Alcock's duck orchid facts for kids
Quick facts for kidsAlcock's duck orchid
Priority Two — Poorly Known Taxa (DEC)
Caleana alcockii, commonly known as Alcock's duck orchid is a rare species of orchid endemic to the south-west of Western Australia. It has a single smooth leaf and is distinguished by its humped labellum and relatively late flowering period. It only occurs north of Geraldton.
Caleana alcockii has a single smooth green or red leaf, 20–30 mm (0.8–1 in) long and 5–12 mm (0.2–0.5 in) wide. Usually only one greenish-yellow and red flower, about 20 mm (0.8 in) long and 10 mm (0.4 in) wide is borne on a thin, wiry stalk 80–160 mm (3–6 in) high. The dorsal sepal, lateral sepals and petals are narrow and hang downwards with the dorsal sepal pressed against the column which has broad wings, forming a bucket-like shape. About one-third of the outer part of the labellum is covered with glossy black glands or calli and the labellum has a prominent hump at its centre. Flowering occurs from September to October.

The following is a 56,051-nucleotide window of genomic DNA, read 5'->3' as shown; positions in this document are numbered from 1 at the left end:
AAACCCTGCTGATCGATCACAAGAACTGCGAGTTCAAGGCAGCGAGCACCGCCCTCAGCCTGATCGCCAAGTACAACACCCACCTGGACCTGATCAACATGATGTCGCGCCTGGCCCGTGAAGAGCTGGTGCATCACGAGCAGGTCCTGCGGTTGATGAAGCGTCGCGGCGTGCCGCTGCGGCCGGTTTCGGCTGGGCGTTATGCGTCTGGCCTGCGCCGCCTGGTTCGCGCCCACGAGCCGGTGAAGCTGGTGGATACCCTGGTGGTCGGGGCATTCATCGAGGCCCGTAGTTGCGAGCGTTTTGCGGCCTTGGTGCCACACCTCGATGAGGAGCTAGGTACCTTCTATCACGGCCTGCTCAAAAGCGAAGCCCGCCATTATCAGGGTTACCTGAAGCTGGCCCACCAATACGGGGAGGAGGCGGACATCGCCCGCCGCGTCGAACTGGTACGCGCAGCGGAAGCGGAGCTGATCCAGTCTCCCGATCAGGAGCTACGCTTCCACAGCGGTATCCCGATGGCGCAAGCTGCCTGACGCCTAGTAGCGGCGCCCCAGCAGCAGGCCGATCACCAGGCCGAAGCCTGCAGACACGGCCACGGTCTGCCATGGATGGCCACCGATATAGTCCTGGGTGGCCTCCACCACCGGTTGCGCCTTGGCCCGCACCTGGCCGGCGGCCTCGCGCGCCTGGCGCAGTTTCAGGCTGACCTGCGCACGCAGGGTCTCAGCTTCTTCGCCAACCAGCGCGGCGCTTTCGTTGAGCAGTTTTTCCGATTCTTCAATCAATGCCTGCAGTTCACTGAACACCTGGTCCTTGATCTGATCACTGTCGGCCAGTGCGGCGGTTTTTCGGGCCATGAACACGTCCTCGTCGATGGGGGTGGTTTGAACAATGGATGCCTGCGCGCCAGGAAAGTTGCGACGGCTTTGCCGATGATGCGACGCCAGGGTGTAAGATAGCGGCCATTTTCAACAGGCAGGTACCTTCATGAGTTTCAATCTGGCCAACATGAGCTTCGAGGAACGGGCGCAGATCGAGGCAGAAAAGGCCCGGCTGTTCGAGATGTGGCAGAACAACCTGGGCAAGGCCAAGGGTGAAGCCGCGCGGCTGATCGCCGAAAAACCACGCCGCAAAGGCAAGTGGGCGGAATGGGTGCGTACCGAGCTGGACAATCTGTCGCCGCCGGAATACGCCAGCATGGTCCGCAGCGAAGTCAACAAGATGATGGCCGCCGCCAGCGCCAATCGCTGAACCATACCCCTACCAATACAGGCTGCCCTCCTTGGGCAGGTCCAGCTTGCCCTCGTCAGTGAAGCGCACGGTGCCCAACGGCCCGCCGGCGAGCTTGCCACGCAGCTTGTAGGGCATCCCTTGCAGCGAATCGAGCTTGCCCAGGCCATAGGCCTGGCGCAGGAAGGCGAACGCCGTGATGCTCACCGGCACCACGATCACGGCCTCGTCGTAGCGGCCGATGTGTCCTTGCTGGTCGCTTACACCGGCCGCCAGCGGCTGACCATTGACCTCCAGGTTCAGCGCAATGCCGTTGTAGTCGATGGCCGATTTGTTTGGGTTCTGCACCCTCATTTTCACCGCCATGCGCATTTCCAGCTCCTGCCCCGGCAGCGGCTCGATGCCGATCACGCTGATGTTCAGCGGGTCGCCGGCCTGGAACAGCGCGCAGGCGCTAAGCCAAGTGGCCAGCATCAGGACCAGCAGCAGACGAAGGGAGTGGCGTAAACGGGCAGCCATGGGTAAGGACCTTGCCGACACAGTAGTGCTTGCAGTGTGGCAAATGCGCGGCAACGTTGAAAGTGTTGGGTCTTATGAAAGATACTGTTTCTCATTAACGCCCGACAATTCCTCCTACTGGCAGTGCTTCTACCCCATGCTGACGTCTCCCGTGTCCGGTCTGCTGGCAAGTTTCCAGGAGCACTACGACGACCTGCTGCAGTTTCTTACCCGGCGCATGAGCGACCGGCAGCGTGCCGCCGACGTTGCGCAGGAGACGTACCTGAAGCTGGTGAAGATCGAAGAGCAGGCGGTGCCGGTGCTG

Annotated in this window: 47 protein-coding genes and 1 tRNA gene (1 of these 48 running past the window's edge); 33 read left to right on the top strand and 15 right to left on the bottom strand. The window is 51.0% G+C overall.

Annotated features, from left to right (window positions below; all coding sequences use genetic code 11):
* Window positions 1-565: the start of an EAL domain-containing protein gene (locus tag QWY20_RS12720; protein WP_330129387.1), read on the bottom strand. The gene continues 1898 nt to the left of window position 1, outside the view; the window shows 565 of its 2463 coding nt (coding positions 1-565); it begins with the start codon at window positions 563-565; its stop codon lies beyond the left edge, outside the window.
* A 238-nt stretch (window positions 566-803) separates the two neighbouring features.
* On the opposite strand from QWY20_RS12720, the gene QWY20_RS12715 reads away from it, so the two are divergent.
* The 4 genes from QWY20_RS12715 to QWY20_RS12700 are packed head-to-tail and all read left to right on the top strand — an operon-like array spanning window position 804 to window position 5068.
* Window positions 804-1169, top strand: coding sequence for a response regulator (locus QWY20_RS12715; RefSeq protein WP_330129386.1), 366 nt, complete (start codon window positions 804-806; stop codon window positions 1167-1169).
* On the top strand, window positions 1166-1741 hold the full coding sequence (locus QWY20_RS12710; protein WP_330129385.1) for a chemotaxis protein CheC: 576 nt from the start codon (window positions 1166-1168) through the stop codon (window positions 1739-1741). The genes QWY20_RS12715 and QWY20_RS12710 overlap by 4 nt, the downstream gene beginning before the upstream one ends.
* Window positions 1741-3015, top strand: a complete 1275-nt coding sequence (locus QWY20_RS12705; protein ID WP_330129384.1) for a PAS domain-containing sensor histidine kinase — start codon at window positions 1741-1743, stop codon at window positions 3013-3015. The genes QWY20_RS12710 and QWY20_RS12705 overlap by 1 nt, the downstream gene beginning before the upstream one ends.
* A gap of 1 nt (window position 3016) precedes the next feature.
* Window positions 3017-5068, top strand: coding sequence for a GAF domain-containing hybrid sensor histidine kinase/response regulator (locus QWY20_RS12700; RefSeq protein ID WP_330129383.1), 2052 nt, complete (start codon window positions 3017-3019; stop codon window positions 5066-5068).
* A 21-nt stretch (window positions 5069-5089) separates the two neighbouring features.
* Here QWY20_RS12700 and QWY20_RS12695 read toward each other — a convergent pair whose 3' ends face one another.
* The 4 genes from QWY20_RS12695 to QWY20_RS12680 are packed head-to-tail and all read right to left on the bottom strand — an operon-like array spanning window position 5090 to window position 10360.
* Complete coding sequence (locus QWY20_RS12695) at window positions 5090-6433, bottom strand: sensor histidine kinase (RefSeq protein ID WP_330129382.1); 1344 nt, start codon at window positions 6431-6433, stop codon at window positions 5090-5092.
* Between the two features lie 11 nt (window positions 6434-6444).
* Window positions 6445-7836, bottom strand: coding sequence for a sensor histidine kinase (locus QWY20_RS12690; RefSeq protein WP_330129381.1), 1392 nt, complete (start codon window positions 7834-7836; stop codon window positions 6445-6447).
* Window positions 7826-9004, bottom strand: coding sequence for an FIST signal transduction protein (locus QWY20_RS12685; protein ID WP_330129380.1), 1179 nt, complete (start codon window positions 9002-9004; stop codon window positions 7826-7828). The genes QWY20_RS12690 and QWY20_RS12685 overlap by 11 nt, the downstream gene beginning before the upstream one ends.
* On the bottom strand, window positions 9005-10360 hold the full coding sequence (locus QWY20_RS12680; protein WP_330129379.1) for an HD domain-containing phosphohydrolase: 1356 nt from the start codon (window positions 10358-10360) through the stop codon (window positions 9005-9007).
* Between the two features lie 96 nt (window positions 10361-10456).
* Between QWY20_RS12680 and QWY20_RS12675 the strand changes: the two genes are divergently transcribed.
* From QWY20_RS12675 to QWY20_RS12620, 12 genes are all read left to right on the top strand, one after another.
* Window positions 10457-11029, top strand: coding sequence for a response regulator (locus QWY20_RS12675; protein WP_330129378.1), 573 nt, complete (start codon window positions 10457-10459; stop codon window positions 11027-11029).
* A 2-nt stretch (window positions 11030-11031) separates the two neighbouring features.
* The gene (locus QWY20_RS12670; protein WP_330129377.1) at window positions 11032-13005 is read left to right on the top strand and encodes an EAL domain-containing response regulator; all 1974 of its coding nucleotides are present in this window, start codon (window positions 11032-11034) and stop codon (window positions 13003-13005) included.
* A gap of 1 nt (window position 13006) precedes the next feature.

Taxonomy and naming
Alcock's duck orchid was first formally described in 2006 by Stephen Hopper and Andrew Brown who gave it the name Paracaleana alcockii. The description was published in Australian Systematic Botany. In 2014, based on molecular studies, Joseph Miller and Mark Clements transferred all the species previously in Paracaleana to Caleana so that the present species became Caleana alcockii. The specific epithet (alcockii) honours John Alcock who recognised the species as distinct.
Distribution and habitat
Caleana alcockii grows with grasses or sedges in sandy soil in a small area north of the Murchison River in the Geraldton Sandplains biogeographic region.
Caleana alcockii (as Paracaleana alcockii) is classified as "Priority Two" by the Western Australian Government Department of Parks and Wildlife meaning that it is poorly known and from only one or a few locations.